All calls between Dart code and native modules are asynchronous and all of them are initiated through invokeMethod. Method invokeMethod has two parameters – first one (String) is the name of the method which should be called in native module and the second one is the arguments. Arguments have dynamic type, but only the values supported by the codec of the channels can be used. When multiple arguments are involved, they need to be specified in the form of a map.

Below example shows calling the native methods from Dart and receiving the response which returns the result. The result is the user data which was saved on the previous native app and that data is needed to continue normal behaviour of the app for already logged in users (for users that are logged in the native app before the new app update and Flutter created release). User data consist of three attributes – email, device id and id. Return object is the Map which contains key/value pairs of User’s object attributes. Inside of the getUserFromNative() method, if the received data of invokeMethod is not null, received data is transformed to the User type of object in Dart.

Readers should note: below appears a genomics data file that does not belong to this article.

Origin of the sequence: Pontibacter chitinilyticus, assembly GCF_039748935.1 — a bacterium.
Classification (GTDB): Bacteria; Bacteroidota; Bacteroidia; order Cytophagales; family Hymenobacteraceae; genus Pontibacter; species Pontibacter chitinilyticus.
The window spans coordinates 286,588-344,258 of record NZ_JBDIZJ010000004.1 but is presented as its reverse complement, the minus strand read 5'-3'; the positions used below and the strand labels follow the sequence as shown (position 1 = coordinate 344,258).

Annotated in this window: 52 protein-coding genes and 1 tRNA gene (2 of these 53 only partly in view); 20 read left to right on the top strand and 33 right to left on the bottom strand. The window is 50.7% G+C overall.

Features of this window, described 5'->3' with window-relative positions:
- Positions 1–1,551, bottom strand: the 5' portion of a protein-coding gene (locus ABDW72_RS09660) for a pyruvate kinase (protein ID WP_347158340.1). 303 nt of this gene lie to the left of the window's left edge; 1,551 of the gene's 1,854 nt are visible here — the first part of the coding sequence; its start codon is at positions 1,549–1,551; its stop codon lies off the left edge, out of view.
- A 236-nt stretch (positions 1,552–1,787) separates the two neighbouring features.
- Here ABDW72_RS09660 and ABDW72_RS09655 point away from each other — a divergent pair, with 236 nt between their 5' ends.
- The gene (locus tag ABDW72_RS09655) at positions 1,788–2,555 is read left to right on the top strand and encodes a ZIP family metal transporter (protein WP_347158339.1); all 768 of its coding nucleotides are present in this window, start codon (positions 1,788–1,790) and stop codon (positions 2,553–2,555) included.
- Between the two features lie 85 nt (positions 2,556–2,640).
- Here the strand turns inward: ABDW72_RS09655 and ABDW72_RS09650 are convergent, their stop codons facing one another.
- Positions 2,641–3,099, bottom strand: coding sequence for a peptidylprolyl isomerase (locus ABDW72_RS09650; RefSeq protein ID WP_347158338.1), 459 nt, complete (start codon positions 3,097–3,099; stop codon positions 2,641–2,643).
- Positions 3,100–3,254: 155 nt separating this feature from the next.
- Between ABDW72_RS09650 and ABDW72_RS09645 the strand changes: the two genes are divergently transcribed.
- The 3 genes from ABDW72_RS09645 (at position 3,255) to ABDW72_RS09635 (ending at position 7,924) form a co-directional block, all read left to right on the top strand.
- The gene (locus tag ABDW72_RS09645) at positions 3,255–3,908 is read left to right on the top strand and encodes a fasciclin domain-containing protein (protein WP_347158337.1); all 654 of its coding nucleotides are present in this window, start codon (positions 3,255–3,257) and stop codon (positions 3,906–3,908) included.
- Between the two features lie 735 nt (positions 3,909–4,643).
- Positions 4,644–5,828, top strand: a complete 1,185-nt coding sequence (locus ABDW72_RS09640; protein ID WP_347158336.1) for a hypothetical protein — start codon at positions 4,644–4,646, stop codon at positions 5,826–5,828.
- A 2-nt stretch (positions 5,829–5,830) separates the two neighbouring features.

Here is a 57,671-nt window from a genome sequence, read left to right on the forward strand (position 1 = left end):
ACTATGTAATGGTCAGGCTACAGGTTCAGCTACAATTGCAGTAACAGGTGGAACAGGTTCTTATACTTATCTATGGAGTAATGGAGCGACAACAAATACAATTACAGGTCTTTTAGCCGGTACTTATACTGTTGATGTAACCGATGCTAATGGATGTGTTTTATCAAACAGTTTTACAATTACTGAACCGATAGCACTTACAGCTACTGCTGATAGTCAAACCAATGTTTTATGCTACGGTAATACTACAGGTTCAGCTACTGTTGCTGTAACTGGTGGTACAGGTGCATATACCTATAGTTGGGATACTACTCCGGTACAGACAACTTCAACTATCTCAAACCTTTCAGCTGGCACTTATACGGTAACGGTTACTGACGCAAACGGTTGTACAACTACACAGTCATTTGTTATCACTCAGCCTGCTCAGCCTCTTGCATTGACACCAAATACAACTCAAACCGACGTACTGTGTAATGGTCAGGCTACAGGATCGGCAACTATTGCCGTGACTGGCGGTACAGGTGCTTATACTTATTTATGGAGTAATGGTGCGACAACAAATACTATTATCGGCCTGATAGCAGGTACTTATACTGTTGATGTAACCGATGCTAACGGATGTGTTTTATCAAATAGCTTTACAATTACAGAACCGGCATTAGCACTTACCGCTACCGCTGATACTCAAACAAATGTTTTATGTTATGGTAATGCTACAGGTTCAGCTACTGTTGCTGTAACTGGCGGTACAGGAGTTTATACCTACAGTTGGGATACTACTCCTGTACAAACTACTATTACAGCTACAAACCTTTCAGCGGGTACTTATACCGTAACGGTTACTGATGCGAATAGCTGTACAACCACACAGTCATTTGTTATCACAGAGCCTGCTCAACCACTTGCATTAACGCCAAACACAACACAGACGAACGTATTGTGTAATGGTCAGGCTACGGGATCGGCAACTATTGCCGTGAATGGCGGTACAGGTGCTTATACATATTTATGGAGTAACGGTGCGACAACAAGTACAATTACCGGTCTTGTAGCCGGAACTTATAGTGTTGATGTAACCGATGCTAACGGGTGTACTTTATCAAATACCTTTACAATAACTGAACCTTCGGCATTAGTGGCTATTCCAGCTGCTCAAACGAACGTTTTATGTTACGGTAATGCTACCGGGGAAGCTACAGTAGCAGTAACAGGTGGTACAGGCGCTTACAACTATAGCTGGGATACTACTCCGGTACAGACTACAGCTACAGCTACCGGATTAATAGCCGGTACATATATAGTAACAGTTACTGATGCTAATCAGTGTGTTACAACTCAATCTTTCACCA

static const platform = const MethodChannel("ch.tsd.appid/prefs");

Future<User> getUserFromNative() async {
 var nativeUserValue = await platform.invokeMethod("getUserDataFromNative");
   if (nativeUserValue != null) {
     return User.fromJson(Map<String, dynamic>.from(nativeUserValue));
   } else {
     return null;